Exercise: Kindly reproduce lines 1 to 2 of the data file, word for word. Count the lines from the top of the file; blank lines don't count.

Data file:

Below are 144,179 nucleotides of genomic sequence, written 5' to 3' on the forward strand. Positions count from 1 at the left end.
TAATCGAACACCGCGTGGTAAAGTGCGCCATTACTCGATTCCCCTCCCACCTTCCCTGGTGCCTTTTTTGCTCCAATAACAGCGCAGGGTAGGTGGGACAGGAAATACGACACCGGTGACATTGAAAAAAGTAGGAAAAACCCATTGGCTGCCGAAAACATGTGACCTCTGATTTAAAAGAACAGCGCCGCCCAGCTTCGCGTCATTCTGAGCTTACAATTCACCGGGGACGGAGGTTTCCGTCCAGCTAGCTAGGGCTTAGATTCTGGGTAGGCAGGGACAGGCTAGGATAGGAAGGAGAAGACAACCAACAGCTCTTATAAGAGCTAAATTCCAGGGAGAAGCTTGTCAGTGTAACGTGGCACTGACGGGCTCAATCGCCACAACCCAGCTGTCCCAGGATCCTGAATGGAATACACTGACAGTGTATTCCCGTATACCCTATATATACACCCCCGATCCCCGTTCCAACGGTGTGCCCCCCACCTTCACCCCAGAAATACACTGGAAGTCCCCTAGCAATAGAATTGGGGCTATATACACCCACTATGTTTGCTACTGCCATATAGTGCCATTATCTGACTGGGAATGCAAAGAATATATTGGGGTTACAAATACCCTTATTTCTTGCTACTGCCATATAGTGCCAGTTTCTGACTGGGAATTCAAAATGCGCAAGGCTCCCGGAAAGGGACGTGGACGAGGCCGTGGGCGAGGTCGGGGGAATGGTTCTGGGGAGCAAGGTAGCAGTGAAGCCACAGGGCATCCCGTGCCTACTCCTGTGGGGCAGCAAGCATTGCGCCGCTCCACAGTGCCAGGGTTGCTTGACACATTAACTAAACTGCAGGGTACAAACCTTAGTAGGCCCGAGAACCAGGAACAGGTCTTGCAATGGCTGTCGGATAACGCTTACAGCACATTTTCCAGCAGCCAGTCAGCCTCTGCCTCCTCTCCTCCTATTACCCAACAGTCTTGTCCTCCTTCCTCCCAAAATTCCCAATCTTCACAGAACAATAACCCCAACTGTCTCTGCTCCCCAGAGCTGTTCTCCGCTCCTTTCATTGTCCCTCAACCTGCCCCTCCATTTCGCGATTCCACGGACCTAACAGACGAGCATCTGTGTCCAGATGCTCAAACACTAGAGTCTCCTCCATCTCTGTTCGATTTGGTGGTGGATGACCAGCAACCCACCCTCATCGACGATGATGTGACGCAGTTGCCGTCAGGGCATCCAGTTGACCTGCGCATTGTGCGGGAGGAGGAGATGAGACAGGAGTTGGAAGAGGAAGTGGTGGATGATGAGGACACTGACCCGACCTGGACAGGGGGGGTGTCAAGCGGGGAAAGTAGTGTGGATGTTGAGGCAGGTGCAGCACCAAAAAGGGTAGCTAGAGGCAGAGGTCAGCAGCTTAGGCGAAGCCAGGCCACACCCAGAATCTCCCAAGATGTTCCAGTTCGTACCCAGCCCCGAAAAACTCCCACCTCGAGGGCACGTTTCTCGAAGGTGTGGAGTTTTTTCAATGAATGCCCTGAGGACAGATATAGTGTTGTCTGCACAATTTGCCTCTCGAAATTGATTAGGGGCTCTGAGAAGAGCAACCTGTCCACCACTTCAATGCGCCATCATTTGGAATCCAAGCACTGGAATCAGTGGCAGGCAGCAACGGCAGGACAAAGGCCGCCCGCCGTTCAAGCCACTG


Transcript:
Below are 144,179 nucleotides of genomic sequence, written 5' to 3' on the forward strand. Positions count from 1 at the left end.
TAATCGAACACCGCGTGGTAAAGTGCGCCATTACTCGATTCCCCTCCCACCTTCCCTGGTGCCTTTTTTGCTCCAATAACAGCGCAGGGTAGGTGGGACAGGAAATACGACACCGGTGACATTGAAAAAAGTAGGAAAAACCCATTGGCTGCCGAAAACATGTGACCTCTGATTTAAAAGAACAGCGCCGCCCAGCTTCGCGTCATTCTGAGCTTACAATTCACCGGGGACGGAGGTTTCCGTCCAGCTAGCTAGGGCTTAGATTCTGGGTAGGCAGGGACAGGCTAGGATAGGAAGGAGAAGACAACCAACAGCTCTTATAAGAGCTAAATTCCAGGGAGAAGCTTGTCAGTGTAACGTGGCACTGACGGGCTCAATCGCCACAACCCAGCTGTCCCAGGATCCTGAATGGAATACACTGACAGTGTATTCCCGTATACCCTATATATACACCCCCGATCCCCGTTCCAACGGTGTGCCCCCCACCTTCACCCCAGAAATACACTGGAAGTCCCCTAGCAATAGAATTGGGGCTATATACACCCACTATGTTTGCTACTGCCATATAGTGCCATTATCTGACTGGGAATGCAAAGAATATATTGGGGTTACAAATACCCTTATTTCTTGCTACTGCCATATAGTGCCAGTTTCTGACTGGGAATTCAAAATGCGCAAGGCTCCCGGAAAGGGACGTGGACGAGGCCGTGGGCGAGGTCGGGGGAATGGTTCTGGGGAGCAAGGTAGCAGTGAAGCCACAGGGCATCCCGTGCCTACTCCTGTGGGGCAGCAAGCATTGCGCCGCTCCACAGTGCCAGGGTTGCTTGACACATTAACTAAACTGCAGGGTACAAACCTTAGTAGGCCCGAGAACCAGGAACAGGTCTTGCAATGGCTGTCGGATAACGCTTACAGCACATTTTCCAGCAGCCAGTCAGCCTCTGCCTCCTCTCCTCCTATTACCCAACAGTCTTGTCCTCCTTCCTCCCAAAATTCCCAATCTTCACAGAACAATAACCCCAACTGTCTCTGCTCCCCAGAGCTGTTCTCCGCTCCTTTCATTGTCCCTCAACCTGCCCCTCCATTTCGCGATTCCACGGACCTAACAGACGAGCATCTGTGTCCAGATGCTCAAACACTAGAGTCTCCTCCATCTCTGTTCGATTTGGTGGTGGATGACCAGCAACCCACCCTCATCGACGATGATGTGACGCAGTTGCCGTCAGGGCATCCAGTTGACCTGCGCATTGTGCGGGAGGAGGAGATGAGACAGGAGTTGGAAGAGGAAGTGGTGGATGATGAGGACACTGACCCGACCTGGACAGGGGGGGTGTCAAGCGGGGAAAGTAGTGTGGATGTTGAGGCAGGTGCAGCACCAAAAAGGGTAGCTAGAGGCAGAGGTCAGCAGCTTAGGCGAAGCCAGGCCACACCCAGAATCTCCCAAGATGTTCCAGTTCGTACCCAGCCCCGAAAAACTCCCACCTCGAGGGCACGTTTCTCGAAGGTGTGGAGTTTTTTCAATGAATGCCCTGAGGACAGATATAGTGTTGTCTGCACAATTTGCCTCTCGAAATTGATTAGGGGCTCTGAGAAGAGCAACCTGTCCACCACTTCAATGCGCCATCATTTGGAATCCAAGCACTGGAATCAGTGGCAGGCAGCAACGGCAGGACAAAGGCCGCCCGCCGTTCAAGCCACTG